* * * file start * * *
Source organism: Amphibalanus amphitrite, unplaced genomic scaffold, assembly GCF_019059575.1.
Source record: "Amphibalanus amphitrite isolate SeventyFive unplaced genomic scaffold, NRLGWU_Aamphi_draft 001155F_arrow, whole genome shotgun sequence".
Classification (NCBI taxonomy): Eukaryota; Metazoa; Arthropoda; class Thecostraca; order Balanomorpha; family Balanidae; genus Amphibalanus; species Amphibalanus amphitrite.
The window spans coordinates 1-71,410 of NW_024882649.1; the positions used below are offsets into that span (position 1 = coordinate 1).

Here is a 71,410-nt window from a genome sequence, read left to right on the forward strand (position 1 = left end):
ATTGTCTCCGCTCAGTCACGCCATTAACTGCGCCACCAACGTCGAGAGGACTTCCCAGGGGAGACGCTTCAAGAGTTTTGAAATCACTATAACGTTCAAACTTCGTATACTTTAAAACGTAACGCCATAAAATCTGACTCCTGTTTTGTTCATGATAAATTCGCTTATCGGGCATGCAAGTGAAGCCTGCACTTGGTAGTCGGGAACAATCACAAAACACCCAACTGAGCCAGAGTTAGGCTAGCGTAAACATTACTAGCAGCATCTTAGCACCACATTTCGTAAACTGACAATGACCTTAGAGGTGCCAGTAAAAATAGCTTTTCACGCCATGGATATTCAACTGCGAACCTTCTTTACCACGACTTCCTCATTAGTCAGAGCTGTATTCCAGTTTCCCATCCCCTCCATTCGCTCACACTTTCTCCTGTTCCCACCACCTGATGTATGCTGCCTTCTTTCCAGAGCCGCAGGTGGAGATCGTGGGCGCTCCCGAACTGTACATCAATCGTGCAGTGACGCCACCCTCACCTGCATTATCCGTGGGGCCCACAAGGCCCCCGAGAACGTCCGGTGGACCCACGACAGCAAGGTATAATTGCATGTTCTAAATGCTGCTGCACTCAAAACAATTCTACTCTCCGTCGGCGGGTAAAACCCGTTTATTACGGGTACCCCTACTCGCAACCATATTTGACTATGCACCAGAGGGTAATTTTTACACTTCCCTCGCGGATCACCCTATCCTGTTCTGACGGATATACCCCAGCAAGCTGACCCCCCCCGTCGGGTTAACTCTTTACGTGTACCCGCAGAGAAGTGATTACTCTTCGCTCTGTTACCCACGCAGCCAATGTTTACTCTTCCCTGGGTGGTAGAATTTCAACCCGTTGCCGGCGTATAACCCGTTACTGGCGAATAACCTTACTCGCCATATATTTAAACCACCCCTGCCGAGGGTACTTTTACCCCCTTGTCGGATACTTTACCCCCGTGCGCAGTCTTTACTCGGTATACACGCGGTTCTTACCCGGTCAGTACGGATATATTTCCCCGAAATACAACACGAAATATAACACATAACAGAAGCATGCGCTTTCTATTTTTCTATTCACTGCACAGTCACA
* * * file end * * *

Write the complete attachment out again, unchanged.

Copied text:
Source organism: Amphibalanus amphitrite, unplaced genomic scaffold, assembly GCF_019059575.1.
Source record: "Amphibalanus amphitrite isolate SeventyFive unplaced genomic scaffold, NRLGWU_Aamphi_draft 001155F_arrow, whole genome shotgun sequence".
Classification (NCBI taxonomy): Eukaryota; Metazoa; Arthropoda; class Thecostraca; order Balanomorpha; family Balanidae; genus Amphibalanus; species Amphibalanus amphitrite.
The window spans coordinates 1-71,410 of NW_024882649.1; the positions used below are offsets into that span (position 1 = coordinate 1).

Here is a 71,410-nt window from a genome sequence, read left to right on the forward strand (position 1 = left end):
ATTGTCTCCGCTCAGTCACGCCATTAACTGCGCCACCAACGTCGAGAGGACTTCCCAGGGGAGACGCTTCAAGAGTTTTGAAATCACTATAACGTTCAAACTTCGTATACTTTAAAACGTAACGCCATAAAATCTGACTCCTGTTTTGTTCATGATAAATTCGCTTATCGGGCATGCAAGTGAAGCCTGCACTTGGTAGTCGGGAACAATCACAAAACACCCAACTGAGCCAGAGTTAGGCTAGCGTAAACATTACTAGCAGCATCTTAGCACCACATTTCGTAAACTGACAATGACCTTAGAGGTGCCAGTAAAAATAGCTTTTCACGCCATGGATATTCAACTGCGAACCTTCTTTACCACGACTTCCTCATTAGTCAGAGCTGTATTCCAGTTTCCCATCCCCTCCATTCGCTCACACTTTCTCCTGTTCCCACCACCTGATGTATGCTGCCTTCTTTCCAGAGCCGCAGGTGGAGATCGTGGGCGCTCCCGAACTGTACATCAATCGTGCAGTGACGCCACCCTCACCTGCATTATCCGTGGGGCCCACAAGGCCCCCGAGAACGTCCGGTGGACCCACGACAGCAAGGTATAATTGCATGTTCTAAATGCTGCTGCACTCAAAACAATTCTACTCTCCGTCGGCGGGTAAAACCCGTTTATTACGGGTACCCCTACTCGCAACCATATTTGACTATGCACCAGAGGGTAATTTTTACACTTCCCTCGCGGATCACCCTATCCTGTTCTGACGGATATACCCCAGCAAGCTGACCCCCCCCGTCGGGTTAACTCTTTACGTGTACCCGCAGAGAAGTGATTACTCTTCGCTCTGTTACCCACGCAGCCAATGTTTACTCTTCCCTGGGTGGTAGAATTTCAACCCGTTGCCGGCGTATAACCCGTTACTGGCGAATAACCTTACTCGCCATATATTTAAACCACCCCTGCCGAGGGTACTTTTACCCCCTTGTCGGATACTTTACCCCCGTGCGCAGTCTTTACTCGGTATACACGCGGTTCTTACCCGGTCAGTACGGATATATTTCCCCGAAATACAACACGAAATATAACACATAACAGAAGCATGCGCTTTCTATTTTTCTATTCACTGCACAGTCACA